April - Take a Year-End Trip and See How the Japanese Celebrate New Year Updated in April 2020
Towards the end of last year, my university classmate in China suddenly sent me a WeChat message. “I’ll come to Japan at the end of the year to ring in 2020.” He had visited Japan more than once for business over the past 20 years; and indeed, he and his family have been frequenting several of Japan’s most famous tourist routes for over a decade. Familiarity and goodwill made him feel that there are many places in Japan that need to be tasted slowly, so to speak. When he found out about the discount packages offered by airlines at the end of the year, he suddenly decided to come to Japan on a whim. He invited another classmate and his wife along, and the two couples set off to Nagoya and Okayama to visit old classmates, including me.
Ahead of their arrival, I intended to recommend Nagoya's famous sightseeing spots and restaurants. However, a quick search online revealed that all historical and cultural attractions and industrial sightseeing facilities in Nagoya, including those with distinctive izakayas or pubs, were closed for about 10 days before and after New Year's Day. Looking back, I recalled how I couldn’t find a place to eat during the New Year's holiday. On weekdays, there were no pedestrians in the bustling commercial district, and no lights in the shops—only the quiet and peaceful wind.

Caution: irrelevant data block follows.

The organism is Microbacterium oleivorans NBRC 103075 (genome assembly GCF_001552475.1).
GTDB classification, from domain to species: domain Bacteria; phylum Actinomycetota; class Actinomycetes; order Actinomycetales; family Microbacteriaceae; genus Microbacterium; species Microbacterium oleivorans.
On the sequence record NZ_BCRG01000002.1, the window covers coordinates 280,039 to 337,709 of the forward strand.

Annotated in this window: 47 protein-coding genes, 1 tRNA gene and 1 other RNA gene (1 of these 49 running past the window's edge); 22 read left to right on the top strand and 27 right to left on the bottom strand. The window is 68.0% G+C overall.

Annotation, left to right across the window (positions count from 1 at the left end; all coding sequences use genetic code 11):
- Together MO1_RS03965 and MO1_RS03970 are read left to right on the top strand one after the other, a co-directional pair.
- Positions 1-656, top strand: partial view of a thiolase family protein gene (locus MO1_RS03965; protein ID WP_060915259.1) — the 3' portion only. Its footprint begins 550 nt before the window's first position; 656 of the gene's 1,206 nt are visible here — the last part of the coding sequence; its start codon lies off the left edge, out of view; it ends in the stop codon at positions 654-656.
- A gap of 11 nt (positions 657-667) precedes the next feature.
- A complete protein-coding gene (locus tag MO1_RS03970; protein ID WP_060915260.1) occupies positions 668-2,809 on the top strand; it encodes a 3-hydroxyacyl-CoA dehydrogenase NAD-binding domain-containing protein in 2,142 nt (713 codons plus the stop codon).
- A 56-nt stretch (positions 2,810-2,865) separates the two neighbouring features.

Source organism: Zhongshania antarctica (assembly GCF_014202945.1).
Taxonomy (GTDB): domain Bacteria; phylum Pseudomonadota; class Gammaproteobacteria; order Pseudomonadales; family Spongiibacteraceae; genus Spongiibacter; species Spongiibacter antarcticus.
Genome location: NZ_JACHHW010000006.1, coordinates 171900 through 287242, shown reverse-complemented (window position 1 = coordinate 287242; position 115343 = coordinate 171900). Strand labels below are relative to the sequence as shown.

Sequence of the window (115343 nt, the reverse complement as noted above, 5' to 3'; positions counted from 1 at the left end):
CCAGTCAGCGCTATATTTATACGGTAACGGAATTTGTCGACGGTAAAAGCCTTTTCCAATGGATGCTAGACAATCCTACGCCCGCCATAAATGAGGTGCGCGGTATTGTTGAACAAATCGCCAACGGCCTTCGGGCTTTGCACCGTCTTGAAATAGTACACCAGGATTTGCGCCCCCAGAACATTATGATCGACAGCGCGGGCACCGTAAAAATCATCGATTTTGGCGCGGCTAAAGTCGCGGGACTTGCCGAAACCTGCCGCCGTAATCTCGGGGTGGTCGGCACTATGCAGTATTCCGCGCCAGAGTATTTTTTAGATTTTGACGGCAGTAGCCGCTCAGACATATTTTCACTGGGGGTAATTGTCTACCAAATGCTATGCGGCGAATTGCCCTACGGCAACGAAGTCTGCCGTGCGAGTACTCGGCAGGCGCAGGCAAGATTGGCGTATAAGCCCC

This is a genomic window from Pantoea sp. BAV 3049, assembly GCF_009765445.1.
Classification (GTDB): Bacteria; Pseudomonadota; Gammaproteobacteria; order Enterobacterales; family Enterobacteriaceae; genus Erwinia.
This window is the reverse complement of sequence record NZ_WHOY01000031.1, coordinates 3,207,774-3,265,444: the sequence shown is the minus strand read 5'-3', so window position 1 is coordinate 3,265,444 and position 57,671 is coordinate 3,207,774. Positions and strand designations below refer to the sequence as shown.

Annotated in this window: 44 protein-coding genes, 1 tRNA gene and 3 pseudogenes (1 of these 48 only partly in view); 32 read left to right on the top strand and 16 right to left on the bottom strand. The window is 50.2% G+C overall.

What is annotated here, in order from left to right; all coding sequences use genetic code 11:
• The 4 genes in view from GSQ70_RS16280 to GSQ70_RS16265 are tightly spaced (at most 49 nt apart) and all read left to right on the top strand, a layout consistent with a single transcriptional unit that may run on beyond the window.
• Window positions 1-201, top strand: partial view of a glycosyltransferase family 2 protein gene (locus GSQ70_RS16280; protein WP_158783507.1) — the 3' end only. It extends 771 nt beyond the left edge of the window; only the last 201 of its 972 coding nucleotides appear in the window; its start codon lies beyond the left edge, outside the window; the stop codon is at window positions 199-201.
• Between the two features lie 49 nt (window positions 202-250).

My friend asked where the Japanese would go during the New Year. He wanted to experience an authentic Japanese New Year. I found a travel theme that best suited his wish, and pleasantly arranged our New Year’s itinerary.
Breakfast at a Cafe
At 9 o'clock in the morning, we went to a local cafe for breakfast. Nagoya's breakfast culture is unique in Japan. For breakfast, if you order a cup of straight coffee, you can also get a piece of toast and a boiled egg or other bread items for free. This is the most pleasant morning time for Nagoya people on holiday: drinking coffee while browsing the various newspapers and magazines available in the store.